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Obama’s amnesty measure

Obama’s amnesty measure

Posted: Wednesday, June 27, 2012 7:00 pm

By LEAH DURANT
On June 15, President Obama issued an executive order of prosecutorial discretion that many are reading as a dubious circumvention around the Dream Act.
Under the administration plan, illegal immigrants will be granted an amnesty from deportation if they can prove they were brought to the United States before they turned 16 and are younger than 30, have been in the country for at least five continuous years, have no criminal history, graduated from a U.S. high school or earned a GED diploma or certificate, or served in the military. Obama’s program will grant work permits to those who fall under these criteria. Because grants can be renewed indefinitely, this measure inevitably ensures amnesty for hundreds of thousands of younger immigrants.
Obama’s executive order resembles the much-stalled Dream Act that has been a topic of contention since the early 2000s. The Dream Act was originally envisioned as a bipartisan measure intended to provide some opportunities to children who had grown up in the U.S., but did not enjoy legal status because of their parent’s actions. The legislation had been derailed during numerous Congressional sessions because the federal government under both Bush and Obama failed to provide sufficient border security to make the Dream Act a viable political option.
Although Obama has not made sufficient headway in terms of either border security or immigration reform during his nearly four years in office, he still opted to push forward this unilateral shift in immigration policy. The administration estimates that this revision may affect 800,000 immigrants currently residing in the U.S.
However, the Pew Hispanic Center hypothe-sizes that the number of people affected could actually reach 1.4 million people. Either way, the move would affect millions of unemployed Americans who will be forced to compete with this amnestied subgroup for jobs in the near future.
Such an amnesty, has a particularly disastrous effect on the low-wage, low-skilled labor markets.
Obviously, the economic recovery has not been as robust as analysts had hoped; leaving the low-skilled workforce especially vulnerable in this stagnate economy. Nearly a third of the nation’s labor market has only a high school diploma. According to the Urban Institute, more than one in 10 of these workers lost their jobs between late 2007 and early 2011. Furthermore, a third of those job losses occurred since the recovery began in mid-2009. In May, the unemployment rate inched up to 8.2 percent, up from 8.1 percent from the previous month. This downward trend spells further disaster for the low-skilled workforce previously affected by recession layoffs. This demographic can ill afford the type of increased competition that Obama’s amnesty guarantees.
Critics are raising concerns not only about the measure’s impact on labor markets but also on its wording and enforcement. Some Congressional critics claim that the measure is worded too vaguely and would inspire countless fraudulent applications.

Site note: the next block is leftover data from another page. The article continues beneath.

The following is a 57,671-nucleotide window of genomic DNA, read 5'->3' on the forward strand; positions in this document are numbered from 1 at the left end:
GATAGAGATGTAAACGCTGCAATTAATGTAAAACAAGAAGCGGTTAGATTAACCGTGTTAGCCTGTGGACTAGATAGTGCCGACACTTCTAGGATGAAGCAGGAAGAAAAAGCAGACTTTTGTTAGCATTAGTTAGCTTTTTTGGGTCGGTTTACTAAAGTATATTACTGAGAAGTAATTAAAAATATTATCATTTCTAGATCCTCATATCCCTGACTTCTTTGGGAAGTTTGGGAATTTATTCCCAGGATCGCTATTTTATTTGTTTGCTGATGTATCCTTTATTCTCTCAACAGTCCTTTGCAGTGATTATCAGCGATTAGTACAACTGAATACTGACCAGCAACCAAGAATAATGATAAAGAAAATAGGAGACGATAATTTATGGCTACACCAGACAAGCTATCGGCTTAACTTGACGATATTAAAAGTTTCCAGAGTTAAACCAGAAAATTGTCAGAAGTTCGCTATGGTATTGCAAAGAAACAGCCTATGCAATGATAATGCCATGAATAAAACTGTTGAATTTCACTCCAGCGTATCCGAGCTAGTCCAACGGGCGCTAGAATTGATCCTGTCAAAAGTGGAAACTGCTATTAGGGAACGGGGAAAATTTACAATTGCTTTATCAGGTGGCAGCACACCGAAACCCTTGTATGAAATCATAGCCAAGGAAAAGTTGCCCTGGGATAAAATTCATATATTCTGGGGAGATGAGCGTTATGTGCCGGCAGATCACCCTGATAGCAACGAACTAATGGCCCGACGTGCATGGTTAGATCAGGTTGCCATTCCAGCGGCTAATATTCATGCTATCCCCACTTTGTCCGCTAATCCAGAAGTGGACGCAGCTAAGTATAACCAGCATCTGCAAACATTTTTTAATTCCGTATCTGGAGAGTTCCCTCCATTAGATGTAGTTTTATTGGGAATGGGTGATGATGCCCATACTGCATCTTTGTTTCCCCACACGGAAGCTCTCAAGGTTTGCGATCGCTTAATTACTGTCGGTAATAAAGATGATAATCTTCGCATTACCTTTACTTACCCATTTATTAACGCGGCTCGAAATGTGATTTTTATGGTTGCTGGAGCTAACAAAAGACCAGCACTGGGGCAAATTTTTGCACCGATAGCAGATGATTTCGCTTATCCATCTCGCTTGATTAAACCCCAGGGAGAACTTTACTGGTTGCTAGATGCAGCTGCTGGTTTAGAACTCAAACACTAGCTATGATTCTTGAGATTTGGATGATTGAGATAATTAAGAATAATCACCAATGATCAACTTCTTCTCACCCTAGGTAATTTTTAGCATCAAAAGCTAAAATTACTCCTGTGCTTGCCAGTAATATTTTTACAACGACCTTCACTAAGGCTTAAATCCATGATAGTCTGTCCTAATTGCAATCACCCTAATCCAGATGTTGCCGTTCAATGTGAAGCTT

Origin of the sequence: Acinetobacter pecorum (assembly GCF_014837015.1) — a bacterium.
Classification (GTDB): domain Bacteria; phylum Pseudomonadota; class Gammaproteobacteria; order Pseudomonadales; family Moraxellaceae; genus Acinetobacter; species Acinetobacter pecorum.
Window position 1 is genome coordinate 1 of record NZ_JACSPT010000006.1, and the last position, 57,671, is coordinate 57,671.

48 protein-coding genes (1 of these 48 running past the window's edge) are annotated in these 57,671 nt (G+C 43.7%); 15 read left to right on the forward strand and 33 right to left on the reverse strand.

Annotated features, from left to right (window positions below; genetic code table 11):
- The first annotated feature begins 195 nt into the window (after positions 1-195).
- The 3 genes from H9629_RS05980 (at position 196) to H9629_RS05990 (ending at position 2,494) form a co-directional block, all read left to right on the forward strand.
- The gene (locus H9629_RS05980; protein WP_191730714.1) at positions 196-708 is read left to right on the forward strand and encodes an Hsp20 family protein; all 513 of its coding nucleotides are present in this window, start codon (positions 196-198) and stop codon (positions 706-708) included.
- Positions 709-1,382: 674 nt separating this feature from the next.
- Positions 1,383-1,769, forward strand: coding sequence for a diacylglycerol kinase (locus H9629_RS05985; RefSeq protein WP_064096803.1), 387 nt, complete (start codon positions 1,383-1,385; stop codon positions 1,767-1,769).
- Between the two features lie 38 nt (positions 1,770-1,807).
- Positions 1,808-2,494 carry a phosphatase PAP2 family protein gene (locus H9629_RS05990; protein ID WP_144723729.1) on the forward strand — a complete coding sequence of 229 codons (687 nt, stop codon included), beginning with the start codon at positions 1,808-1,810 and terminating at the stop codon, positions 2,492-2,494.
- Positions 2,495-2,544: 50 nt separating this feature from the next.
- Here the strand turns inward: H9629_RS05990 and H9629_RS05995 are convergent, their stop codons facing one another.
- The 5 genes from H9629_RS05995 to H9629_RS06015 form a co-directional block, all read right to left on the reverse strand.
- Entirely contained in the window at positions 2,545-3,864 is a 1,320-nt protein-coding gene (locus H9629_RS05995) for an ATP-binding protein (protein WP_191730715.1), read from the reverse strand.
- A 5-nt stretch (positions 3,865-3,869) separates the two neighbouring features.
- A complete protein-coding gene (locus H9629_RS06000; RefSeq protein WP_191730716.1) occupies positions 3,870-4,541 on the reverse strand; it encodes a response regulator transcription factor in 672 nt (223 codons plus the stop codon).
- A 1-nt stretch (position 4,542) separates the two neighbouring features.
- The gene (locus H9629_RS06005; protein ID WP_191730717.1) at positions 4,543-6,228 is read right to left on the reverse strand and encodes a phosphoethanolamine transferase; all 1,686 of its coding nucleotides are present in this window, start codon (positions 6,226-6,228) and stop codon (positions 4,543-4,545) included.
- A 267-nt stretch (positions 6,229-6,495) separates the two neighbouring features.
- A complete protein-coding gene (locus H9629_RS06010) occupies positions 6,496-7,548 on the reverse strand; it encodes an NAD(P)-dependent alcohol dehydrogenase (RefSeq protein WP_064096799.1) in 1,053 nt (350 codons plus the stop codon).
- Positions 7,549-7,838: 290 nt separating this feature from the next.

The measure grants amnesty to those who have completed years of school but does not specifically define what “schools” qualify for this measure. Additionally, ICE would have trouble verifying which grantees actually entered the US before the age of 16 and which applicants actually lived in the U.S. for five continuous years. Such loose criterion practically welcomes rampant abuse.
Obama’s executive order also engendered outrage from various quarters because of its unilateral nature. Although GOP front runner Mitt Romney used equivocal language when queried about the policy’s substance, he did express disdain for Obama’s procedural maneuvers.
“He was president for the last 31⁄2 years did nothing on immigration. Two years he had a Democrat House and Senate and did nothing ever permanent or long-term basis.”
Romney also added that Obama overstepped his Constitutional authority and would have preferred to see Sen. Marco Rubio (R-FL) and Democratic senators hash out a long term plan after careful debate.
This is just the latest example of how both parties have engaged in procedural usurpations of Congressional authority by mandating new, sweeping laws. The Obama administration had been previously critical of the Bush regime for its frequent utilization of signing statements to nullify key provisions of new laws and to mandate new decrees.
In this case, Obama seems to be acting like his predecessor by creating a new legal category without obtaining any mandate or permission from Congress.
Thus far, Romney has not declared that he would rescind the executive order if elected president in November. However, immigration reform will be a constant theme during this election year, as the Supreme Court is set to rule on the Arizona’s enforcement bills.
Hopefully, that ruling and future developments will help open up a dialogue on immigration policy. We should not accept any unilateral declarations on policy, especially when such declarations are poorly thought out and do not enjoy broad electorate support.
Leah Durant is executive director of Progressives for Immigration Reform, a non-profit organization seeking to educate the public on the unintended consequences of mass migration through research, advocacy and engagement. Emails may be sent to Ldurant@pfirdc.org. This column has been edited by the author. Representations of fact and opinions are solely those of the author. Published in The Messenger 6.27.12

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